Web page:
30-40 students, but can be adapted for larger classes
Classroom settings
All classroom settings
Technological requirements
Strategy has no specific technological requirements

Skills Promoted

  • Communications
  • Critical thinking
  • Argumentative skills
  • Research

Who’s using it?

SALTISE community members who use this strategy and are willing to share advice and/or resources.

Level University
Institution McGill University
Discipline Engineering
Instructor Lawrence R. Chen
Class size 200
Classroom setting Lecture Room
Resources used View More
Level College
Institution Dawson College
Discipline Biology
Instructor Daniel Goldsmith
Class size 30-40
Classroom setting Lecture Room/Active Learning Classroom
Resources used View More

Why use it?

Debates are an engaging way of teaching material, allowing students to evaluate facts for themselves. It involves individual and group work, which ensures that students practice working alone and with peers. It is also an interesting alternative to a written paper because in addition to knowing the content, the students also have to present their arguments and hear from others. Topics that can be covered in a debate are vast.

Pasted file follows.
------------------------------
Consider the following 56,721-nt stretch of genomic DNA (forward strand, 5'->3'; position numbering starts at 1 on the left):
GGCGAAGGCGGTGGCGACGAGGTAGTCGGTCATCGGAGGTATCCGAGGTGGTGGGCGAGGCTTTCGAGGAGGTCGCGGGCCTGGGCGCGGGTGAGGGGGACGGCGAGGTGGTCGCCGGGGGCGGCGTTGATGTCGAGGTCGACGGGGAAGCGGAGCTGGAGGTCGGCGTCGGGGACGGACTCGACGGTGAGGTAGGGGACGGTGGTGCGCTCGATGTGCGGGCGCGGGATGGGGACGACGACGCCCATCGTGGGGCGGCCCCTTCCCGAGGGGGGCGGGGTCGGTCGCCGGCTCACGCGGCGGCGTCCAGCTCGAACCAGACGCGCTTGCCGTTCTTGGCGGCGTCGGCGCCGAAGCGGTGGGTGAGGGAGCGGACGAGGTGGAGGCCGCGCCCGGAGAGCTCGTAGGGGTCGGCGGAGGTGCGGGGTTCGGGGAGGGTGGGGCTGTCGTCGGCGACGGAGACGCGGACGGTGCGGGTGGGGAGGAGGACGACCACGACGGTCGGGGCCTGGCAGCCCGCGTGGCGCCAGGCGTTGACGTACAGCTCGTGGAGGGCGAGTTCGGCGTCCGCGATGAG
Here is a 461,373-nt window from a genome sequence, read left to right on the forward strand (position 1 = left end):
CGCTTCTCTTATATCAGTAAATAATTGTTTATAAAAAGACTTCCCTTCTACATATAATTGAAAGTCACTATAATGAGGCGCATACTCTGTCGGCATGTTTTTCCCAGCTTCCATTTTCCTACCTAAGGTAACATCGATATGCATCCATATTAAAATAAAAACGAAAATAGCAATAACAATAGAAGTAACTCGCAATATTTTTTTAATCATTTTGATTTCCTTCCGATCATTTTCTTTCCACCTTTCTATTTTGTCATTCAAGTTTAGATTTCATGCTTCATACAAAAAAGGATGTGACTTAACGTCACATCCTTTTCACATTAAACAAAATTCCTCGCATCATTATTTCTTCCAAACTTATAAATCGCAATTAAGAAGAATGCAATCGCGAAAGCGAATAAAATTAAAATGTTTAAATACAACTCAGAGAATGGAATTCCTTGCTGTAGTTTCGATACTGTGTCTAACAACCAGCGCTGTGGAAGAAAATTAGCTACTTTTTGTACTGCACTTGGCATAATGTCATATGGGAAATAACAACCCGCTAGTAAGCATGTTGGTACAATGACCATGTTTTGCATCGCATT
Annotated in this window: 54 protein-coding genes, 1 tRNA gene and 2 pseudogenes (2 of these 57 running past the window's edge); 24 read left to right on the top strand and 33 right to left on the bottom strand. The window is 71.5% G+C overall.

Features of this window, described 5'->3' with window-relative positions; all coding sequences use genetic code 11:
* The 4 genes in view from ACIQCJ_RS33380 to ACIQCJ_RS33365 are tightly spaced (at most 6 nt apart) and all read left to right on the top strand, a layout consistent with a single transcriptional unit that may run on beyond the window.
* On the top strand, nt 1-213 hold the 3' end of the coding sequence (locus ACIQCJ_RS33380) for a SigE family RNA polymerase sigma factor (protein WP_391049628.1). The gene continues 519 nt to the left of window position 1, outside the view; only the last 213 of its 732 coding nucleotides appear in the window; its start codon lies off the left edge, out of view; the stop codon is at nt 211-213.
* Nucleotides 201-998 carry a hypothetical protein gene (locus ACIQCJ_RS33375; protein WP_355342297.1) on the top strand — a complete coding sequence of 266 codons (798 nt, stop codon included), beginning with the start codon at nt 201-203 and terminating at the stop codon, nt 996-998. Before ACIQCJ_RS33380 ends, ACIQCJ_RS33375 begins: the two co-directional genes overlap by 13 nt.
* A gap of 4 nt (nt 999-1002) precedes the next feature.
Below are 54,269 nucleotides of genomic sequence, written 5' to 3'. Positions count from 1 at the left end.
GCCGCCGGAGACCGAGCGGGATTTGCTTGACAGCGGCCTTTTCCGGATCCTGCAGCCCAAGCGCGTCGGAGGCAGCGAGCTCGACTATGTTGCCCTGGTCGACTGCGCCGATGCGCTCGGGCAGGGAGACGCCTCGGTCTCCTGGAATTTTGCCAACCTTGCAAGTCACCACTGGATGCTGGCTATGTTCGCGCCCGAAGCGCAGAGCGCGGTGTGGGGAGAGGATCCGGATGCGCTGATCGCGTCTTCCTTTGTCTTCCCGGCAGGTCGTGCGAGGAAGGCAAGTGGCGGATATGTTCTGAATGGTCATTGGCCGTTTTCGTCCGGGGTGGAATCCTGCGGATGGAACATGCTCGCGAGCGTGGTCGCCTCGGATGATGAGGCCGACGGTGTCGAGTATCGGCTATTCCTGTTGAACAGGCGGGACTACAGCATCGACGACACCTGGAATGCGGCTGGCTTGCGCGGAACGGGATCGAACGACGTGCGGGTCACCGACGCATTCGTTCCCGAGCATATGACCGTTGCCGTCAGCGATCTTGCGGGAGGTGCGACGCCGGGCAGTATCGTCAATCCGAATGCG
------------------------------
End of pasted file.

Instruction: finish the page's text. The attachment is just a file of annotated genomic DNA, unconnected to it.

In a large class, some students continue talking through the debates, which can be hard on the students who are nervous about public speaking. Some students may not want to participate in the debate in terms of presenting.

Ready to try it out?

STEP 1: Instructor provides students with a debate topic/ resolution/ proposition, along with rules, guidelines and/or procedures for the two roles assigned:(1) debate team; (2) audience (peer assessors).

NOTE: relevant content may be presented prior to this strategy; OR the research in preparation may be part of the instructional plan.

STEP 2: Instructor divides students into teams (small groups)to argue the different perspectives, either (1) supporting or (2) refuting the resolution/proposition.

OPTION: class can be divided into multiple teams to argue the same topic of different topics.